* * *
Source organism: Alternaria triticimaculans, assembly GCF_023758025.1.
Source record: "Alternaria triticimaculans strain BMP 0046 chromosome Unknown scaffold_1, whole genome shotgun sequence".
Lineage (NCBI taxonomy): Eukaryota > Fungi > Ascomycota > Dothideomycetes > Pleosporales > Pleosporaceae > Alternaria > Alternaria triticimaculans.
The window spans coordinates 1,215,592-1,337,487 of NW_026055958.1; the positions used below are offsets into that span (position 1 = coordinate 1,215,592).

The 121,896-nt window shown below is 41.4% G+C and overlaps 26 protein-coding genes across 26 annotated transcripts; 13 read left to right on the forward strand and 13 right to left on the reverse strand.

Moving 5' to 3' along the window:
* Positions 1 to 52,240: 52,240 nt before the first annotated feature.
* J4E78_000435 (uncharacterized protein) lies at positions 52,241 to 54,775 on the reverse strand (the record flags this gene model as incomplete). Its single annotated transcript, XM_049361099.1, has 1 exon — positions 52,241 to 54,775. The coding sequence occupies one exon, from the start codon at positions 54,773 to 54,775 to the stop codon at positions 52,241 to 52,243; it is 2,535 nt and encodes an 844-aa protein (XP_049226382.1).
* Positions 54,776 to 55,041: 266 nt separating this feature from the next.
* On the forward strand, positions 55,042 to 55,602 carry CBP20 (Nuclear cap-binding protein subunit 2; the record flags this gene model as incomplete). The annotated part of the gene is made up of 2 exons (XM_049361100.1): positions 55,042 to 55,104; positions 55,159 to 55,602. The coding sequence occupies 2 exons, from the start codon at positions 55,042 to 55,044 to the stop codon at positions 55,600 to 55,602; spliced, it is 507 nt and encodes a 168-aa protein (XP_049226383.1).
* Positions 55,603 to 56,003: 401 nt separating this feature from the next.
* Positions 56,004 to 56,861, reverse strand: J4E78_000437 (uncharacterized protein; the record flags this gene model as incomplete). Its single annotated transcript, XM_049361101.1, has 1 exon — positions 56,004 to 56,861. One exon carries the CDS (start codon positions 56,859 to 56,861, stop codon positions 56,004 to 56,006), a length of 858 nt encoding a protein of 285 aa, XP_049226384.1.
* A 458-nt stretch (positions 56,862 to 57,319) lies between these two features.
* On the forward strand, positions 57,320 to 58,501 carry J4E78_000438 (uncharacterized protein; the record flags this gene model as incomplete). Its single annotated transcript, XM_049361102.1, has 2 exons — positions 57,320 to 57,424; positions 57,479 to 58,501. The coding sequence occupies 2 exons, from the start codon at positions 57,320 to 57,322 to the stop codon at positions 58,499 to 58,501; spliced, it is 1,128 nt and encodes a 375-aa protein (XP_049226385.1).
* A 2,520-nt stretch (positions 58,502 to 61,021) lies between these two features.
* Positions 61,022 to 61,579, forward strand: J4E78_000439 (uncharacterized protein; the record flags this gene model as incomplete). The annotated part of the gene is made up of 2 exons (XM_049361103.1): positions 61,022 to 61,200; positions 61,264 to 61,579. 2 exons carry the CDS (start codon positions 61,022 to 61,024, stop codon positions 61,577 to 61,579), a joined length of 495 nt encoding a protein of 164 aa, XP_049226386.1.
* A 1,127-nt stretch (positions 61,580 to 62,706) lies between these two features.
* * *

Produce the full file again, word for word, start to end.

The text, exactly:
Source organism: Alternaria triticimaculans, assembly GCF_023758025.1.
Source record: "Alternaria triticimaculans strain BMP 0046 chromosome Unknown scaffold_1, whole genome shotgun sequence".
Lineage (NCBI taxonomy): Eukaryota > Fungi > Ascomycota > Dothideomycetes > Pleosporales > Pleosporaceae > Alternaria > Alternaria triticimaculans.
The window spans coordinates 1,215,592-1,337,487 of NW_026055958.1; the positions used below are offsets into that span (position 1 = coordinate 1,215,592).

The 121,896-nt window shown below is 41.4% G+C and overlaps 26 protein-coding genes across 26 annotated transcripts; 13 read left to right on the forward strand and 13 right to left on the reverse strand.

Moving 5' to 3' along the window:
* Positions 1 to 52,240: 52,240 nt before the first annotated feature.
* J4E78_000435 (uncharacterized protein) lies at positions 52,241 to 54,775 on the reverse strand (the record flags this gene model as incomplete). Its single annotated transcript, XM_049361099.1, has 1 exon — positions 52,241 to 54,775. The coding sequence occupies one exon, from the start codon at positions 54,773 to 54,775 to the stop codon at positions 52,241 to 52,243; it is 2,535 nt and encodes an 844-aa protein (XP_049226382.1).
* Positions 54,776 to 55,041: 266 nt separating this feature from the next.
* On the forward strand, positions 55,042 to 55,602 carry CBP20 (Nuclear cap-binding protein subunit 2; the record flags this gene model as incomplete). The annotated part of the gene is made up of 2 exons (XM_049361100.1): positions 55,042 to 55,104; positions 55,159 to 55,602. The coding sequence occupies 2 exons, from the start codon at positions 55,042 to 55,044 to the stop codon at positions 55,600 to 55,602; spliced, it is 507 nt and encodes a 168-aa protein (XP_049226383.1).
* Positions 55,603 to 56,003: 401 nt separating this feature from the next.
* Positions 56,004 to 56,861, reverse strand: J4E78_000437 (uncharacterized protein; the record flags this gene model as incomplete). Its single annotated transcript, XM_049361101.1, has 1 exon — positions 56,004 to 56,861. One exon carries the CDS (start codon positions 56,859 to 56,861, stop codon positions 56,004 to 56,006), a length of 858 nt encoding a protein of 285 aa, XP_049226384.1.
* A 458-nt stretch (positions 56,862 to 57,319) lies between these two features.
* On the forward strand, positions 57,320 to 58,501 carry J4E78_000438 (uncharacterized protein; the record flags this gene model as incomplete). Its single annotated transcript, XM_049361102.1, has 2 exons — positions 57,320 to 57,424; positions 57,479 to 58,501. The coding sequence occupies 2 exons, from the start codon at positions 57,320 to 57,322 to the stop codon at positions 58,499 to 58,501; spliced, it is 1,128 nt and encodes a 375-aa protein (XP_049226385.1).
* A 2,520-nt stretch (positions 58,502 to 61,021) lies between these two features.
* Positions 61,022 to 61,579, forward strand: J4E78_000439 (uncharacterized protein; the record flags this gene model as incomplete). The annotated part of the gene is made up of 2 exons (XM_049361103.1): positions 61,022 to 61,200; positions 61,264 to 61,579. 2 exons carry the CDS (start codon positions 61,022 to 61,024, stop codon positions 61,577 to 61,579), a joined length of 495 nt encoding a protein of 164 aa, XP_049226386.1.
* A 1,127-nt stretch (positions 61,580 to 62,706) lies between these two features.